Maybe it was the fact that I was still a little tired from yesterday, or perhaps it was the extra degree of structure, but somehow, the second, more official day of Northern Voice didn’t quite live up to the extraordinary energy and stimulation of the first one.
The day started in the main Theatre, where Julie Leung of Bainbridge Island gave a keynote address entitled “Starting with Fire: Why Stories Are Essential and How to Blog Effective Tales”. She had clearly meticulously written every word, and placed sometimes elegant, sometimes poetic images to accompany each and every idea. For me, it came off very earnest and a little… precious. There were moments of humour, but mostly it was very, very serious, and at a few points I actually thought she was on the verge of tears. What disturbed me the most was that she started with a story of her own, of her experiences as a little girl, waiting at the hospital for her baby brother who was undergoing what must have been some serious surgery, but that part of the tale was never resolved (even though it wasn’t central to her narrative). This had the perhaps unforeseen effect of causing me (and others in the audience, I learned later) to wonder if there was a happy or tragic ending waiting in the wings, perhaps to come in at the end to tie things up at the conclusion, the way that Garrison Keillor does so often in his Lake Wobegon monologues. It never came, and we were left hanging about the brother. I feel a bit churlish for criticizing her — Could I do better? I’m not sure, but I certainly would have done it differently. More jokes, maybe.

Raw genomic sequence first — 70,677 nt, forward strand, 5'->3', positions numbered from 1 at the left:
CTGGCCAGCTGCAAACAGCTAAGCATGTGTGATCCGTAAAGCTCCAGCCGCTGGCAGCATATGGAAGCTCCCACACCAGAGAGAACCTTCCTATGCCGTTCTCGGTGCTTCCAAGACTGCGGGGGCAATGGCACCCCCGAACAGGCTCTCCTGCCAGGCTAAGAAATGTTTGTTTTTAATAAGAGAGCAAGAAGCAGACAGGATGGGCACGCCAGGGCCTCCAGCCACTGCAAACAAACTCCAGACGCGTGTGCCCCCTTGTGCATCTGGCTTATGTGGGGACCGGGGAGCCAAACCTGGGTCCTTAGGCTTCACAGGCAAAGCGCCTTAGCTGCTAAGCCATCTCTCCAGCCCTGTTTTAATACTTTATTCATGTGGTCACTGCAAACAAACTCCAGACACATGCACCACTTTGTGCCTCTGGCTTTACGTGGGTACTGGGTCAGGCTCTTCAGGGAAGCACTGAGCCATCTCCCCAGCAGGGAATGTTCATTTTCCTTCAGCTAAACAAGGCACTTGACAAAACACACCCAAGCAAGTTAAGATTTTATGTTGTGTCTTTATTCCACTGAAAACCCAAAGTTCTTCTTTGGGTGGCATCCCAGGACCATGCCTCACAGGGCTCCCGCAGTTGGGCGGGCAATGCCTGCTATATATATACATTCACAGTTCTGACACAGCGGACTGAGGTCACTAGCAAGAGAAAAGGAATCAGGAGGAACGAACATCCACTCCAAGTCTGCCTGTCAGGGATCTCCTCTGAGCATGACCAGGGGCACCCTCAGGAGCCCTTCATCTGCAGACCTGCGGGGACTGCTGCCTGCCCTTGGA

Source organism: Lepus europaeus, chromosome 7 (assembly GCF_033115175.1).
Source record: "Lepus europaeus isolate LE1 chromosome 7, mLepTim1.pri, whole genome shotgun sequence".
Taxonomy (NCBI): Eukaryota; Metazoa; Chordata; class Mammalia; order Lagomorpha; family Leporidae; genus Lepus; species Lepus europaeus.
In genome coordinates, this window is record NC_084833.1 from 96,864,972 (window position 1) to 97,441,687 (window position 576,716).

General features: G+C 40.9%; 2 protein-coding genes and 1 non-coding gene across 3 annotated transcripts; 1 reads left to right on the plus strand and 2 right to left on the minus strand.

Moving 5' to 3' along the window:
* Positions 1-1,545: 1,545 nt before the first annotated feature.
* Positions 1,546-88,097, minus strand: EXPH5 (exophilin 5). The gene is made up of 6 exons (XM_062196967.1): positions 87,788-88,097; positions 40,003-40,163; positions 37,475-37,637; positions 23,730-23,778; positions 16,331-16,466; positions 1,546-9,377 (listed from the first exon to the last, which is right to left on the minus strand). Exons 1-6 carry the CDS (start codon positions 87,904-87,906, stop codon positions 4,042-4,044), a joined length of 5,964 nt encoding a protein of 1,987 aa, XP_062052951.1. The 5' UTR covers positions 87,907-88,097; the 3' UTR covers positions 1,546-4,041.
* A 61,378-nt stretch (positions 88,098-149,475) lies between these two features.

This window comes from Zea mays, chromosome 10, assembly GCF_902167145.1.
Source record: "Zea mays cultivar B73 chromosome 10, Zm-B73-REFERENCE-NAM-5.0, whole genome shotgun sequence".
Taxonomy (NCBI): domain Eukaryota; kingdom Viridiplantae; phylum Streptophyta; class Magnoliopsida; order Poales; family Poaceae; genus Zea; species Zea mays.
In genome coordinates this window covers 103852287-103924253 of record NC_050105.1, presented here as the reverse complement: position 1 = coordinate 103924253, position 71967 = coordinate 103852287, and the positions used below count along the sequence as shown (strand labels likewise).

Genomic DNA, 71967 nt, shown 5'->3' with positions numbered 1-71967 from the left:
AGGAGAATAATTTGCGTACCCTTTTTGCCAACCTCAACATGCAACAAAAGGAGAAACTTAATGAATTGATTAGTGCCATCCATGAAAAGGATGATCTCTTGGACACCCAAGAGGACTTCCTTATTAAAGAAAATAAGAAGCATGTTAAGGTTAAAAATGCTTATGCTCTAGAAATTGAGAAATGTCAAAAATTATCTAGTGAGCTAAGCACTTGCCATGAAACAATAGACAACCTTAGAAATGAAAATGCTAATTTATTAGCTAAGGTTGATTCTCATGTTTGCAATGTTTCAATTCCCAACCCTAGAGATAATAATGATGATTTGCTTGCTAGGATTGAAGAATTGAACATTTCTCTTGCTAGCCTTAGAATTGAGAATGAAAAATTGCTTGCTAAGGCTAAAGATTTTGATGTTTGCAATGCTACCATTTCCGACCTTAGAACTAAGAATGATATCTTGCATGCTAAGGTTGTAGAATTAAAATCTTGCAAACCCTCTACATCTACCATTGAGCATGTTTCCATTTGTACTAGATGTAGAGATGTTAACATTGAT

Update: I learned that at the beginning of her speech last year, Julie spoke of scattering her brother’s ashes on the beach with her family. It is a shame that I had no way of knowing that this year’s speech was partly an epilogue to an emotionally-charged chapter last year, and these facts now account for the serious tone of her remarks. While I don’t see a simple answer as to how to bring new listeners up-to-date, leaving the incident largely unsaid was also problematic. I take from this the lesson that one shouldn’t assume that your audience is either the same people you spoke to at an earlier time, or that the rest will somehow catch on. Audiences (myself included) are usually unable to connect the dots.
Anyway, onward: The keynote got a follow up of Dave Sifry, the CEO and founder of Technorati , who I had heard a great deal from on the previous day. He was on stage with Tim Bray of Sun Microsystems. Together, they were some pretty heavy-hitters in the world of blogging. There wasn’t that much structure here, aside from some interesting observations and predictions on the growth of blogs. in short, they seem to be paralleling what we saw years ago with the rise of web sites: Roughly every second a new blog is being created. Half of the new blogs are getting posts from their authors once a week or less. This growth will level off at some point — it has to. Nevertheless, blogging is significant enough a phenomenon that last year the word ‘blog’ was the single-most important new word of 2005, according to the Oxford English Dictionary (I learned this at a Public Library presentation about blogging a few weeks ago). Sifry had a fascinating observation on advertising and how marketers haven’t learned that there are many times when we want ads: Whenever we call stores to request a catalog. In addition, there are magazines like InStyle and Gear that are essentially all ads. Also, up here in Canada, I, along with most of the other net-savvy geeks, got to see those creative and funny SuperBowl ads only by getting them on the Internet (they weren’t shown on Canadian TV so we actually had to go and find them!) How’s that for a case of wanted advertising?